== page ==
The ebola epidemic in the Democratic Republic of Congo has killed more than 600 people
The ebola epidemic crippling parts of the Democratic Republic of Congo has now exceeded 1,000 cases, making it the second worst outbreak in history.
In a statement, the Congolese health ministry revealed that the total number affected stood at 1,009, with the numbers of people killed having climbed to 629.
New technologies including a trial vaccine, experimental treatments and mobile units for looking after patients had raised hopes that medics would be better equipped to cope, but security issues have hampered the response.
Five centres set up to treat those with the disease have been attacked since last month, sometimes by armed assailants, which forced a French medical charity to suspend its activities in eastern areas that are most badly affected.
Last December, Sky News visited a similar centre set up in the city of Beni, where 200 health workers were tasked with treating those admitted.
They erected a series of innovative, air-conditioned tents to house and treat the most serious cases, but there is no cure for the disease, which kills more than half of those it infects.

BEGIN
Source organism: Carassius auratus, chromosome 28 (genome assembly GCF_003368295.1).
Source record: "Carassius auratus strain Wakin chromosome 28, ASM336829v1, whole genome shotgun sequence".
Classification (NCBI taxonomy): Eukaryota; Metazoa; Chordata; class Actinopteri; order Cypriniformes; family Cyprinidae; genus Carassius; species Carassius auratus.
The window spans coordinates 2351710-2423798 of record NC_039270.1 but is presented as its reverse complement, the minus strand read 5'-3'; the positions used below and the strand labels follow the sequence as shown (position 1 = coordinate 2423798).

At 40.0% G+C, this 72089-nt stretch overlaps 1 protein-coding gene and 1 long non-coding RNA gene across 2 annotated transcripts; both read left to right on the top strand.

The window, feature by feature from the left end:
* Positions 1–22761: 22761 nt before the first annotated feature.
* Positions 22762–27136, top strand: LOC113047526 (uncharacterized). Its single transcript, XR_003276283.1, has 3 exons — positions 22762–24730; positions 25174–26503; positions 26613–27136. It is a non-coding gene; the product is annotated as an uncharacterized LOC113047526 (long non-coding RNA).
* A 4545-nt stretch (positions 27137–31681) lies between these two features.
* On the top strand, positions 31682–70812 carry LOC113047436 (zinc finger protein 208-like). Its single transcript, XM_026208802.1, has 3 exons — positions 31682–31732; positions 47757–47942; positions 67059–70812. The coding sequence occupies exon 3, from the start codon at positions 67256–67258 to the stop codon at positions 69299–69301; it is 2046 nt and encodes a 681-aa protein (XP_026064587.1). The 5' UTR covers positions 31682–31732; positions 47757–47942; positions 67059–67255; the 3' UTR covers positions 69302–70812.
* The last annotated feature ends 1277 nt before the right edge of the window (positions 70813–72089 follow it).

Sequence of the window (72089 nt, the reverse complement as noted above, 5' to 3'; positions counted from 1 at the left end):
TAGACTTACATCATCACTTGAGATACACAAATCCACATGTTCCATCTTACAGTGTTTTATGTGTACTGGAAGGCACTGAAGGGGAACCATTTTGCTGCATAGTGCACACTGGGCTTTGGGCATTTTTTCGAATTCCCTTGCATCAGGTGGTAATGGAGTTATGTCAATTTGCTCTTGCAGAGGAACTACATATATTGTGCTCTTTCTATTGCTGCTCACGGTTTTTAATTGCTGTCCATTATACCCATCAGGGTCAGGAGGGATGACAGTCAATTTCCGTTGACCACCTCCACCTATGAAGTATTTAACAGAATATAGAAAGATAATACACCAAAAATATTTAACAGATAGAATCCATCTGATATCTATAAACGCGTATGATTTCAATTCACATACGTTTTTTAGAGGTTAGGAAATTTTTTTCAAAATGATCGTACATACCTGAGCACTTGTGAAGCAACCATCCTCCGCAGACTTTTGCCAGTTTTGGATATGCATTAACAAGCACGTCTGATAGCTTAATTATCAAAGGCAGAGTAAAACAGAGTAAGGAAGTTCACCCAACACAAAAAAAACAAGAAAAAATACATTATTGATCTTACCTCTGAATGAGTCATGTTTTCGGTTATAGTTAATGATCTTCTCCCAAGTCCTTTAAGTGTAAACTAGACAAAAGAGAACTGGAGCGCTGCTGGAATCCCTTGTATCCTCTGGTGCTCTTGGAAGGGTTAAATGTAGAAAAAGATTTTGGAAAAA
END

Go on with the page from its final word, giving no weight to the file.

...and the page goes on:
It has since become the second deadliest ebola outbreak of all-time, behind an unprecedented crisis in West Africa that killed more than 11,000 people between 2013 and 2016.
The disease, which causes severe vomiting, diarrhoea and bleeding, is thought to be able to move across vast distances due to it being carried by bats.
Large gaps between outbreaks can be explained by the likelihood that ebola-carrying bats move around and will only occasionally come into the kind of contact with people that leads to infection.
But as they are extremely social animals, the potential for the disease to spread from bat to bat – and potentially to other animals that could come into contact with humans – is very high. SkyNews